Propaganda Film Inspires China’s Youth to ‘Overthrow Dictatorship’
Film ridiculed in China opens in U.S.
A propaganda film meant to be a
record-setting blockbuster is beginning to look instead like a flop that is
performing like an anti-propaganda film. Rather than encourage devotion to the
Chinese Communist Party (CCP) the movie
celebrates, it is inspiring some audience members to reject the Party.
The CCP pulled out all the stops for
Beginning of the Great Revival, an
epic tribute to the Party’s 90th anniversary, which falls on July 1. One hundred
and eight Chinese stars are cast in a picture that was filmed on location in
seven cities in China, France, and
It opened one week ago in almost every theater in China and on
Friday it opens in 10 cities in the United States and Canada.
To be sure
that its Chinese readers are aware of the “global phenomenon,” the CCP’s
official mouthpiece Xinhua News
Agency did a photo report showing the movie’s banners at a San Francisco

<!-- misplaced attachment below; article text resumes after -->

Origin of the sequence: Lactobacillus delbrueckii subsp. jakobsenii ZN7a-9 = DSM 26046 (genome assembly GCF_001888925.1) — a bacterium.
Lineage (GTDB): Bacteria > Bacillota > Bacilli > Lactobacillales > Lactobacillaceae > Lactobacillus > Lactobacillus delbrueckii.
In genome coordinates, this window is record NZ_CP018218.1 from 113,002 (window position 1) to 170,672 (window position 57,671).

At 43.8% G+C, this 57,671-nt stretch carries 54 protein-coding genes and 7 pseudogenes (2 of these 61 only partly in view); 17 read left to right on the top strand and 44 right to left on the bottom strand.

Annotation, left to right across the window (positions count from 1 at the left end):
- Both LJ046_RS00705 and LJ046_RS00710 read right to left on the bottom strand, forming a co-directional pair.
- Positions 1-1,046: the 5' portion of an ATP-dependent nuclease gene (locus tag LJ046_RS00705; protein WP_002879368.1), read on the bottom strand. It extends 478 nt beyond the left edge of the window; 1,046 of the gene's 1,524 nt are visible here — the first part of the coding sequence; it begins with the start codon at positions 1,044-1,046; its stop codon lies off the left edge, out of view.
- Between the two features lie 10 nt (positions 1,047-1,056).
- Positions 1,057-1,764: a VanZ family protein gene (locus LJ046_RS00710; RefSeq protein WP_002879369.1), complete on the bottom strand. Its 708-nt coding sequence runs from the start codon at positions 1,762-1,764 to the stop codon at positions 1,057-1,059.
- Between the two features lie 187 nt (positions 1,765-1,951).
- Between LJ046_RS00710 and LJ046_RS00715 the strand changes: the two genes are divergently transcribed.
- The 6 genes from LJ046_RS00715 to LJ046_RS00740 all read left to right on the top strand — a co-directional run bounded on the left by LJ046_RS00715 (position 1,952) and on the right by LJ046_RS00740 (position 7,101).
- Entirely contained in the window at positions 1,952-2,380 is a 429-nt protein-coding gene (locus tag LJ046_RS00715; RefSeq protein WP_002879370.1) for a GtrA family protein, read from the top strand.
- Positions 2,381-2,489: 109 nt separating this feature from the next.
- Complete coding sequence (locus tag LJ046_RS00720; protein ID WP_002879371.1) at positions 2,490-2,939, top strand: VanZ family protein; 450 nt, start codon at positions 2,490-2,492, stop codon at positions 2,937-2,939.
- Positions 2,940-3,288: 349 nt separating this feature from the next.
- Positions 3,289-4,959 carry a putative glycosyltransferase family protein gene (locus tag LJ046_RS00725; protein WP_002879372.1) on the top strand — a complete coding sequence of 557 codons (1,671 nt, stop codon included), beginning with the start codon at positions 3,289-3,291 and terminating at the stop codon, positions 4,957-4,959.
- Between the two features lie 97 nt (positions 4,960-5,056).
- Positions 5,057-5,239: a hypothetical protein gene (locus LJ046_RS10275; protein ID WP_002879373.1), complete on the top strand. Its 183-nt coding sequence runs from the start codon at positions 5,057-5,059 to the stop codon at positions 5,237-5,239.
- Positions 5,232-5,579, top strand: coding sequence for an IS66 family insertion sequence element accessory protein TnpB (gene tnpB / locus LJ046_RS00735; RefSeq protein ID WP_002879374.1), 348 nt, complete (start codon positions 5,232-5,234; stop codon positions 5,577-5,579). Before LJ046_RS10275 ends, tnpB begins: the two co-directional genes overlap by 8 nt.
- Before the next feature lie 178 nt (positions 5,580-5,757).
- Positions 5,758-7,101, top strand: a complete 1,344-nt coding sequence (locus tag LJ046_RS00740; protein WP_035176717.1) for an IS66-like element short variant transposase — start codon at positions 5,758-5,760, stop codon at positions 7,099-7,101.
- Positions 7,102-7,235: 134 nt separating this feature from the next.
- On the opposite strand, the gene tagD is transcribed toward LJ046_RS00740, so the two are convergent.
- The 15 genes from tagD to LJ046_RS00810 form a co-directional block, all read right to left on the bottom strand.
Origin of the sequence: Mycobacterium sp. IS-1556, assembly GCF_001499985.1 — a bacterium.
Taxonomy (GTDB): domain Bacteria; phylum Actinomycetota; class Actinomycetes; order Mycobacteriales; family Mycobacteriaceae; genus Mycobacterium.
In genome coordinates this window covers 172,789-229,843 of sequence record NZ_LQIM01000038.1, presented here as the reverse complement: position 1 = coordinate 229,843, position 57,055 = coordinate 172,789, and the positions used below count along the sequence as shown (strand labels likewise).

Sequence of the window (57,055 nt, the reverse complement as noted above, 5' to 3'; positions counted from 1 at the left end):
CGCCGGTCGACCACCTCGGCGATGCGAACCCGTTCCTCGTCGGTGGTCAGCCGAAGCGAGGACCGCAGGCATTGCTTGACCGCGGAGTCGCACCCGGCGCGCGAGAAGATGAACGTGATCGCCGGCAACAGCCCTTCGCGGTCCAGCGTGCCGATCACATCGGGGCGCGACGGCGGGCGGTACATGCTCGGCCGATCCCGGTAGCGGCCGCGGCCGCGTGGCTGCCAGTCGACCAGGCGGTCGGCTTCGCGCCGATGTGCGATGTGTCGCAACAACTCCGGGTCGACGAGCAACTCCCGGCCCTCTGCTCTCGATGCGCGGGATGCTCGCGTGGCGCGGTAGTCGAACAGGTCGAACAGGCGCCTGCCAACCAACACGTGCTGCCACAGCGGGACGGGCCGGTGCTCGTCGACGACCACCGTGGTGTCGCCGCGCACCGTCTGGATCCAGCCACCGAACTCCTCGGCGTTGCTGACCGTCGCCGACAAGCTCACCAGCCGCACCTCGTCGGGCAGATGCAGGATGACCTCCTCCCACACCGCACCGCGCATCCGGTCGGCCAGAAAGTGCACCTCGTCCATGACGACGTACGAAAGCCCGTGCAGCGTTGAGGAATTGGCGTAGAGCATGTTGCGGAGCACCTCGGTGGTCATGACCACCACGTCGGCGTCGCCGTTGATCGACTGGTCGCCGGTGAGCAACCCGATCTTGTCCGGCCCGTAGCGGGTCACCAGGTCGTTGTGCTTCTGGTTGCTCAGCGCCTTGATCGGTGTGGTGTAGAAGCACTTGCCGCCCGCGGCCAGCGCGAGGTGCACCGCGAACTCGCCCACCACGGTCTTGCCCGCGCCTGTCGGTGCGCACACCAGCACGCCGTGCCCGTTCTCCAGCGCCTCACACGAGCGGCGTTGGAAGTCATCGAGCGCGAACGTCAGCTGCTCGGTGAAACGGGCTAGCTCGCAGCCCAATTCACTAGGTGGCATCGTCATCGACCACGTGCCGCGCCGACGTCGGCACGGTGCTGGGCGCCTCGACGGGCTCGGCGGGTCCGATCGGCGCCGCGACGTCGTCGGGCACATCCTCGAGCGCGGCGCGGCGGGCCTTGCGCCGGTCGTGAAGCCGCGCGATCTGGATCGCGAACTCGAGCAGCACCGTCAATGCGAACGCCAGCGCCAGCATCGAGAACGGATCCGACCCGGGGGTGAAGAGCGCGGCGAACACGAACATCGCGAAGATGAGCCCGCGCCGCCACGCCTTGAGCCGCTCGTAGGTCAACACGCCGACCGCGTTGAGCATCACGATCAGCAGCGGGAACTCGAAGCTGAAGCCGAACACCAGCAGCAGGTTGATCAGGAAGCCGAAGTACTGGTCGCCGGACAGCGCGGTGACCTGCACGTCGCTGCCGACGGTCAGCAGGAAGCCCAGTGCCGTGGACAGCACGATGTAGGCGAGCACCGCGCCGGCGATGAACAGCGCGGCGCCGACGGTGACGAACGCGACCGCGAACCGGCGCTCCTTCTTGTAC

Gao Jun, the spokesperson for the New Film Association, has
said that Revival will “for sure” gross 800 million yuan (US$123 million)
at the box office in its first month and that it will outperform Kung Fu
Panda 2 and Pirates of the Caribbean: On Stranger Tides.
its first week, daily receipts for Revival averaged just 0.6 percent
higher than those of Kung Fu Panda 2.
Revival only barely bested the performance of Kung Fu Panda
2, even though it is almost the only new movie that can be seen in Chinese
movie theaters these days.
On Thursday, Revival had 21 showings in
Beijing’s popular Wanda Cinemas and 23 showings in a theater in Taiyuan City,
Even a week after its release, the movie is shown about
700 times a day in Shanghai’s 67 theaters, which comprises 60 percent of all
movie showings, according to International Finance News, a daily paper published by
state-run People’s Daily.
Moreover, arranging to see the movie has
basically become a “political mission” for employers. In order to satisfy Party
authorities, companies book entire theaters for their employees and employees’
family members to watch for free.
An individual buying a ticket for
Revival has become a rarity.
“Yesterday I paid for the ticket to
Beginning of the Great Revival out of my own pocket. I must be a relic in